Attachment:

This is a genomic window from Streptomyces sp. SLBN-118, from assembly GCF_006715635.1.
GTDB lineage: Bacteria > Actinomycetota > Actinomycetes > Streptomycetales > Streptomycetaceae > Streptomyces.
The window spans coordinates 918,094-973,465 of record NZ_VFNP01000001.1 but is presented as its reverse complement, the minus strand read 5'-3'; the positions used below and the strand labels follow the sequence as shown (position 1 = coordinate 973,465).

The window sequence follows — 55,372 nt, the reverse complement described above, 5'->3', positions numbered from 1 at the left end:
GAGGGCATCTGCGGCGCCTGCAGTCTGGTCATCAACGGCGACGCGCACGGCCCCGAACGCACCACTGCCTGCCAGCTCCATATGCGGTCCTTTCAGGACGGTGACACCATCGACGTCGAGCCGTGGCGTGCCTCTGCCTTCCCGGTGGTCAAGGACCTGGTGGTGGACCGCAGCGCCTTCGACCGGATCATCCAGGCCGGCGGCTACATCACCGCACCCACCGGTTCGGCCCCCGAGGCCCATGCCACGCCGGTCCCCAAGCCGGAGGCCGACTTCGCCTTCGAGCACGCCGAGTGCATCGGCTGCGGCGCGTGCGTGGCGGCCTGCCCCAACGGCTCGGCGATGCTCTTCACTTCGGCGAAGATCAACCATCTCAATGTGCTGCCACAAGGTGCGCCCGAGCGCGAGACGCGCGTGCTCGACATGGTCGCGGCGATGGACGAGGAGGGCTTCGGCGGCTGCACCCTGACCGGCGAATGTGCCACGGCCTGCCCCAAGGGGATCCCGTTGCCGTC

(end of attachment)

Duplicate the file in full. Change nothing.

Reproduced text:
This is a genomic window from Streptomyces sp. SLBN-118, from assembly GCF_006715635.1.
GTDB lineage: Bacteria > Actinomycetota > Actinomycetes > Streptomycetales > Streptomycetaceae > Streptomyces.
The window spans coordinates 918,094-973,465 of record NZ_VFNP01000001.1 but is presented as its reverse complement, the minus strand read 5'-3'; the positions used below and the strand labels follow the sequence as shown (position 1 = coordinate 973,465).

The window sequence follows — 55,372 nt, the reverse complement described above, 5'->3', positions numbered from 1 at the left end:
GAGGGCATCTGCGGCGCCTGCAGTCTGGTCATCAACGGCGACGCGCACGGCCCCGAACGCACCACTGCCTGCCAGCTCCATATGCGGTCCTTTCAGGACGGTGACACCATCGACGTCGAGCCGTGGCGTGCCTCTGCCTTCCCGGTGGTCAAGGACCTGGTGGTGGACCGCAGCGCCTTCGACCGGATCATCCAGGCCGGCGGCTACATCACCGCACCCACCGGTTCGGCCCCCGAGGCCCATGCCACGCCGGTCCCCAAGCCGGAGGCCGACTTCGCCTTCGAGCACGCCGAGTGCATCGGCTGCGGCGCGTGCGTGGCGGCCTGCCCCAACGGCTCGGCGATGCTCTTCACTTCGGCGAAGATCAACCATCTCAATGTGCTGCCACAAGGTGCGCCCGAGCGCGAGACGCGCGTGCTCGACATGGTCGCGGCGATGGACGAGGAGGGCTTCGGCGGCTGCACCCTGACCGGCGAATGTGCCACGGCCTGCCCCAAGGGGATCCCGTTGCCGTC